Donegal weighed down by elephant in the room
Such was the awkwardness of the moment that even Jeremy Kyle might have been reluctant to engage his own confrontational style of conflict resolution to sort this one out.
As the Donegal manager Jim McGuinness was being interviewed by TG4 anchorman Micheal O Domhnaill just minutes after their second successive league defeat of the 2012 campaign against Laois, Kevin Cassidy stood just a few feet away with his head bowed, staring at his shoelaces and clutching one of the station's microphones which he had been using in his role as an analyst for the previous two hours.
Quite likely it was the closest they had come to being in each other's company since the fateful afternoon last November when a discussion between them lead to Cassidy's departure from the squad after his contribution to Declan Bogue's book 'This Is Our Year'.
It wasn't just an awkward moment for the pair, it was surreal for the viewer too to listen to McGuinness answer questions about Cassidy, whose eyes remained fixed to the ground nearby for the duration of his former manager's presence on the sideline for those couple of minutes.
It couldn't have been planned from a director's chair better.
There had been a gentle tap on the shoulder from McGuinness as he made his way past Cassidy to take up position in the interview area.
But for Donegal supporters, the silence and absence of eye contact between two of the county's main protagonists crystallised the difficulties in trying to put this one behind them, and how it might affect them in the months ahead.
To his credit, McGuinness went ahead and joined the TG4 team for the interview on the sideline after the game. He had to have known Cassidy would be in the vicinity. Surely someone had a quiet word with him to inform him of that at least. But McGuinness went ahead anyway and fulfiled his duties accordingly.
Significantly, McGuinness gave answers to O Domhnaill on the issue of Cassidy's retirement statement on 'Seo Spoirt' on the previous Friday night, having declined to comment to the print media on the same topic.
"That is the end of it, yes," declared Cassidy on the Friday night show when pressed about McGuinness' hint at a softening of the stance at the league launch 11 days earlier.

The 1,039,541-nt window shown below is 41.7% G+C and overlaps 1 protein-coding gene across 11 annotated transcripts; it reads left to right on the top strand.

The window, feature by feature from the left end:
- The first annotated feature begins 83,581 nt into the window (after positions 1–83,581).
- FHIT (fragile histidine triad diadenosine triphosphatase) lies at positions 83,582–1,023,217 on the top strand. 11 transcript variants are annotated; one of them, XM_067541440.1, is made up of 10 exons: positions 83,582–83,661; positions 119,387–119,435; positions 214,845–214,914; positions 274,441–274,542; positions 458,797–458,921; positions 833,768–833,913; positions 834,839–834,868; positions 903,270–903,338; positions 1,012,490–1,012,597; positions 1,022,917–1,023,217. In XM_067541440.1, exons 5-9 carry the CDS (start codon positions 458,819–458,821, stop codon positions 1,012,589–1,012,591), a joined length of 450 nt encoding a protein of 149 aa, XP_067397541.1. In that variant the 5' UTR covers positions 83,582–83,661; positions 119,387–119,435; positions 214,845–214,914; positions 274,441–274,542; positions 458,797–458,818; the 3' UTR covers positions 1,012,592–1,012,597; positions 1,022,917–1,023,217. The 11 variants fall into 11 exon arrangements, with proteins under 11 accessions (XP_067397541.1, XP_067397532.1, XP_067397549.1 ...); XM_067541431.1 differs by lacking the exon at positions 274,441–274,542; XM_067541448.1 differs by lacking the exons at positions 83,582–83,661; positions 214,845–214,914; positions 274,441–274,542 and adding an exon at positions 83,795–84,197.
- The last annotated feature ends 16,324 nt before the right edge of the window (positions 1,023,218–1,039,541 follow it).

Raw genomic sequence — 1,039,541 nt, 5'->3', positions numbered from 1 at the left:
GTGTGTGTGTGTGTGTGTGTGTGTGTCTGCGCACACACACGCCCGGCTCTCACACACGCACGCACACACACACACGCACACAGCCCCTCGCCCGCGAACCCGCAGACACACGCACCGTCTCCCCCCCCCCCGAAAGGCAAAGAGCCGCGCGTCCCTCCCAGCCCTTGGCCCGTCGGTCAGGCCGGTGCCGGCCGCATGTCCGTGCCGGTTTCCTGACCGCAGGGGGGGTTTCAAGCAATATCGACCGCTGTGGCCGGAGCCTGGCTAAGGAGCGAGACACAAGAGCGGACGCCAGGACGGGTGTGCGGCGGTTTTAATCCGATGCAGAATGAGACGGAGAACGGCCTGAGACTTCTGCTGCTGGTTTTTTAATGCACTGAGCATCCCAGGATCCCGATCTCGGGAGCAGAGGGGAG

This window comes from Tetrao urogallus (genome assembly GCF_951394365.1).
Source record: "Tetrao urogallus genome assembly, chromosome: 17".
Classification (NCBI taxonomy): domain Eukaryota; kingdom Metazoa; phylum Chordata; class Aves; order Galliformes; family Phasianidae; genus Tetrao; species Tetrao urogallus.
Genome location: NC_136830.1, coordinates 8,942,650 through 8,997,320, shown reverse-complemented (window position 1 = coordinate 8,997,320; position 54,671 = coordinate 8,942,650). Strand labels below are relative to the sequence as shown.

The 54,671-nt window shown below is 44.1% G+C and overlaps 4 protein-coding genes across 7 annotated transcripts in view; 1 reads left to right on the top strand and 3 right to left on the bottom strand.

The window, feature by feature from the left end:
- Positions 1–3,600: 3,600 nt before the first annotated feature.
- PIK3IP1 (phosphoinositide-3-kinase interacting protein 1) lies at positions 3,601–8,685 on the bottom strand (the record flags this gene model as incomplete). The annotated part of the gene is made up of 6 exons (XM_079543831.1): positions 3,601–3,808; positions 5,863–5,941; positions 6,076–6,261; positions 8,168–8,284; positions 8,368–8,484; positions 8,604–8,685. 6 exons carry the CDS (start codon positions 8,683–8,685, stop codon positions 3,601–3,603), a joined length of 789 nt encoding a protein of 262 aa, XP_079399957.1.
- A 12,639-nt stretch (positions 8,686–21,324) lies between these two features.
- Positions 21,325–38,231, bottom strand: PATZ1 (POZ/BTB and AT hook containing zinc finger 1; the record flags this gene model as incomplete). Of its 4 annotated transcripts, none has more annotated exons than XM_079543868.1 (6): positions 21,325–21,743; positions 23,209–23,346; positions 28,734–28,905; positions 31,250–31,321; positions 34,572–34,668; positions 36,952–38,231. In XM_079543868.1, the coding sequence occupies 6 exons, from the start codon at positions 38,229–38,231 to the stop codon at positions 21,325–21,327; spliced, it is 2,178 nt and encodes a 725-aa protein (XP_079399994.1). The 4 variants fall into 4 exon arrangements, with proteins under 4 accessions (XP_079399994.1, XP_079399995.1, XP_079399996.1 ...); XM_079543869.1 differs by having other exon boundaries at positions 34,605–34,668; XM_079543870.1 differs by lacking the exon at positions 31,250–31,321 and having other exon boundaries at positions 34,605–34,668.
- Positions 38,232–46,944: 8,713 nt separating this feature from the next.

"The season has started, the lads are back in training. Even for me it would have been very difficult to return and put in the same level of effort."
In response, McGuinness declared that, "we have to move on now. He made his comments and they are what they are. From my point of view we have dealt with the issue."
But can they really move on with bad choreography like there was last Sunday? Can they really have been satisfied with how the issue has been dealt with?
Those same Donegal supporters are now entitled to ask if the whole episode is having an effect on Donegal progress in their second season of the McGuinness project.
Of course, Donegal are missing their two most influential forwards through injury -- Michael Murphy and Colm McFadden -- while Christy Toye and Martin McElhinney are also out of action.
But from five games in 2012, Donegal have yet to win once, having succumbed to University of Ulster Jordanstown, Cavan and Derry in the McKenna Cup and now Down and Laois in the league. That represents a mini crisis, even at this early stage of the season.
Regardless of the teams they have put out for some of those games, regardless of the anger of their manager over player unavailability due to college commitments, this is not the form of a team with ambitions to build on their success from last season.
Even more disconcerting than the result last Sunday was the performance. Donegal lacked bite and never committed to the same manic defence that so much underpinned their 2011 season.
Only 18-year-old Paddy McBrearty, surely the next Declan O'Sullivan in the making, carried any real threat to Laois before the good fortune of two goals took the barren look off the scoreline and gave them some cold comfort.
With the next four games in the National League against Cork, Kerry, Mayo and Dublin, even the prospect of making the semi-final now seems remote.
Murphy and McFadden will make a real difference on their return but the elephant in the room remains the issue of Cassidy and, more than the performance, it was the awkwardness of their brief meeting.